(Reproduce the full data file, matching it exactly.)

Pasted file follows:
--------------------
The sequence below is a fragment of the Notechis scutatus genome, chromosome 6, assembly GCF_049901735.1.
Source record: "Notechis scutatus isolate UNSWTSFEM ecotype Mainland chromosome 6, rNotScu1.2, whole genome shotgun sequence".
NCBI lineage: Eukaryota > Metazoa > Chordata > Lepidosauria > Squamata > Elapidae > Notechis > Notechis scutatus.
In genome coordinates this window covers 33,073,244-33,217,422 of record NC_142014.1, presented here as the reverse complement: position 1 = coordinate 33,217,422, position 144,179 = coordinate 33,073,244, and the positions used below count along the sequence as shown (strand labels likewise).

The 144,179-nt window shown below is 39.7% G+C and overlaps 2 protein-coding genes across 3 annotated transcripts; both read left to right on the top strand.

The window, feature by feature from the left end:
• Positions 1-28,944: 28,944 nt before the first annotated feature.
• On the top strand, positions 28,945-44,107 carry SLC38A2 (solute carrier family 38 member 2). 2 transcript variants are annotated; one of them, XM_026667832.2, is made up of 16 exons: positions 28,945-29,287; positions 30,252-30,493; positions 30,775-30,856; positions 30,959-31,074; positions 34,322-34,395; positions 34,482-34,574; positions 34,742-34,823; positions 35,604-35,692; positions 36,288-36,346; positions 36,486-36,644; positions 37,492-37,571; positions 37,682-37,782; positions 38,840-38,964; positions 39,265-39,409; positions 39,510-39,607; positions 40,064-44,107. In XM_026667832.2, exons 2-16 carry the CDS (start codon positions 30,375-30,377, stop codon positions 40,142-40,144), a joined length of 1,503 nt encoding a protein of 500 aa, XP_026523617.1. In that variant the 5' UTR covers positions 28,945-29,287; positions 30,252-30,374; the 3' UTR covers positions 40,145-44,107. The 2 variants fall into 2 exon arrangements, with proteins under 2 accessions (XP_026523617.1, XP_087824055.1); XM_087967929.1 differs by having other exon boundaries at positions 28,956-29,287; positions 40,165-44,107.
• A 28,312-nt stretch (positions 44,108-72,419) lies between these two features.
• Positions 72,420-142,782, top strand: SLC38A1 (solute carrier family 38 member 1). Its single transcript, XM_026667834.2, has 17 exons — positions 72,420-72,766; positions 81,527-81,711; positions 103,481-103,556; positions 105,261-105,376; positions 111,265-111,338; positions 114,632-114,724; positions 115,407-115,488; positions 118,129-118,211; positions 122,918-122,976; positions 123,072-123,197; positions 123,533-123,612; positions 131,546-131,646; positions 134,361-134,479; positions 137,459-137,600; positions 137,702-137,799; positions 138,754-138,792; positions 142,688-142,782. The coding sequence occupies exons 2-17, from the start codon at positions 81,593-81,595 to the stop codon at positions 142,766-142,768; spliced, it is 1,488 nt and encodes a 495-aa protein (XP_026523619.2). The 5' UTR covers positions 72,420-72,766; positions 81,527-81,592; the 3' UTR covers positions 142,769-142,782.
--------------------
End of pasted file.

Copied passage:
The sequence below is a fragment of the Notechis scutatus genome, chromosome 6, assembly GCF_049901735.1.
Source record: "Notechis scutatus isolate UNSWTSFEM ecotype Mainland chromosome 6, rNotScu1.2, whole genome shotgun sequence".
NCBI lineage: Eukaryota > Metazoa > Chordata > Lepidosauria > Squamata > Elapidae > Notechis > Notechis scutatus.
In genome coordinates this window covers 33,073,244-33,217,422 of record NC_142014.1, presented here as the reverse complement: position 1 = coordinate 33,217,422, position 144,179 = coordinate 33,073,244, and the positions used below count along the sequence as shown (strand labels likewise).

The 144,179-nt window shown below is 39.7% G+C and overlaps 2 protein-coding genes across 3 annotated transcripts; both read left to right on the top strand.

The window, feature by feature from the left end:
• Positions 1-28,944: 28,944 nt before the first annotated feature.
• On the top strand, positions 28,945-44,107 carry SLC38A2 (solute carrier family 38 member 2). 2 transcript variants are annotated; one of them, XM_026667832.2, is made up of 16 exons: positions 28,945-29,287; positions 30,252-30,493; positions 30,775-30,856; positions 30,959-31,074; positions 34,322-34,395; positions 34,482-34,574; positions 34,742-34,823; positions 35,604-35,692; positions 36,288-36,346; positions 36,486-36,644; positions 37,492-37,571; positions 37,682-37,782; positions 38,840-38,964; positions 39,265-39,409; positions 39,510-39,607; positions 40,064-44,107. In XM_026667832.2, exons 2-16 carry the CDS (start codon positions 30,375-30,377, stop codon positions 40,142-40,144), a joined length of 1,503 nt encoding a protein of 500 aa, XP_026523617.1. In that variant the 5' UTR covers positions 28,945-29,287; positions 30,252-30,374; the 3' UTR covers positions 40,145-44,107. The 2 variants fall into 2 exon arrangements, with proteins under 2 accessions (XP_026523617.1, XP_087824055.1); XM_087967929.1 differs by having other exon boundaries at positions 28,956-29,287; positions 40,165-44,107.
• A 28,312-nt stretch (positions 44,108-72,419) lies between these two features.
• Positions 72,420-142,782, top strand: SLC38A1 (solute carrier family 38 member 1). Its single transcript, XM_026667834.2, has 17 exons — positions 72,420-72,766; positions 81,527-81,711; positions 103,481-103,556; positions 105,261-105,376; positions 111,265-111,338; positions 114,632-114,724; positions 115,407-115,488; positions 118,129-118,211; positions 122,918-122,976; positions 123,072-123,197; positions 123,533-123,612; positions 131,546-131,646; positions 134,361-134,479; positions 137,459-137,600; positions 137,702-137,799; positions 138,754-138,792; positions 142,688-142,782. The coding sequence occupies exons 2-17, from the start codon at positions 81,593-81,595 to the stop codon at positions 142,766-142,768; spliced, it is 1,488 nt and encodes a 495-aa protein (XP_026523619.2). The 5' UTR covers positions 72,420-72,766; positions 81,527-81,592; the 3' UTR covers positions 142,769-142,782.